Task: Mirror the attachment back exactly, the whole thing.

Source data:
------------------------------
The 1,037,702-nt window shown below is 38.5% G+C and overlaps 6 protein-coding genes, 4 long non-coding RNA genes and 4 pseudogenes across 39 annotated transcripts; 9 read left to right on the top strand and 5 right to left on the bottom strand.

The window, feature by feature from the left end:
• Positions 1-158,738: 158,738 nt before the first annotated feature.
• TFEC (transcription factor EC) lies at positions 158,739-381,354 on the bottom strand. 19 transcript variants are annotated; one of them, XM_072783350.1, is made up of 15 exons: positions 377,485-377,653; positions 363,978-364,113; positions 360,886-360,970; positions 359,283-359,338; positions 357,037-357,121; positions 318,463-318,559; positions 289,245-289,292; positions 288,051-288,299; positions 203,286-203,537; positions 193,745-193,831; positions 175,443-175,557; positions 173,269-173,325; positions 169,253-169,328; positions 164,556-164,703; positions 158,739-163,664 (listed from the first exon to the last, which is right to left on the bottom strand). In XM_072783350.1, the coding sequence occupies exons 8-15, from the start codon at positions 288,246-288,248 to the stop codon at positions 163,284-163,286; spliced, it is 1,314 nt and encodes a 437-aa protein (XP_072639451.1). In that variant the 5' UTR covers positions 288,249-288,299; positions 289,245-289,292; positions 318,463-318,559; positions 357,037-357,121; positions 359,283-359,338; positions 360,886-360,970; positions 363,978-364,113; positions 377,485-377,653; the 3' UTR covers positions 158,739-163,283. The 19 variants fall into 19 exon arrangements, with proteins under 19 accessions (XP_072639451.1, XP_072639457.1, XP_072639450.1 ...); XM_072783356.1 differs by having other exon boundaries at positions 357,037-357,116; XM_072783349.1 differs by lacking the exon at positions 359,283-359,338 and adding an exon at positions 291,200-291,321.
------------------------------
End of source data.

The 1,037,702-nt window shown below is 38.5% G+C and overlaps 6 protein-coding genes, 4 long non-coding RNA genes and 4 pseudogenes across 39 annotated transcripts; 9 read left to right on the top strand and 5 right to left on the bottom strand.

The window, feature by feature from the left end:
• Positions 1-158,738: 158,738 nt before the first annotated feature.
• TFEC (transcription factor EC) lies at positions 158,739-381,354 on the bottom strand. 19 transcript variants are annotated; one of them, XM_072783350.1, is made up of 15 exons: positions 377,485-377,653; positions 363,978-364,113; positions 360,886-360,970; positions 359,283-359,338; positions 357,037-357,121; positions 318,463-318,559; positions 289,245-289,292; positions 288,051-288,299; positions 203,286-203,537; positions 193,745-193,831; positions 175,443-175,557; positions 173,269-173,325; positions 169,253-169,328; positions 164,556-164,703; positions 158,739-163,664 (listed from the first exon to the last, which is right to left on the bottom strand). In XM_072783350.1, the coding sequence occupies exons 8-15, from the start codon at positions 288,246-288,248 to the stop codon at positions 163,284-163,286; spliced, it is 1,314 nt and encodes a 437-aa protein (XP_072639451.1). In that variant the 5' UTR covers positions 288,249-288,299; positions 289,245-289,292; positions 318,463-318,559; positions 357,037-357,121; positions 359,283-359,338; positions 360,886-360,970; positions 363,978-364,113; positions 377,485-377,653; the 3' UTR covers positions 158,739-163,283. The 19 variants fall into 19 exon arrangements, with proteins under 19 accessions (XP_072639451.1, XP_072639457.1, XP_072639450.1 ...); XM_072783356.1 differs by having other exon boundaries at positions 357,037-357,116; XM_072783349.1 differs by lacking the exon at positions 359,283-359,338 and adding an exon at positions 291,200-291,321.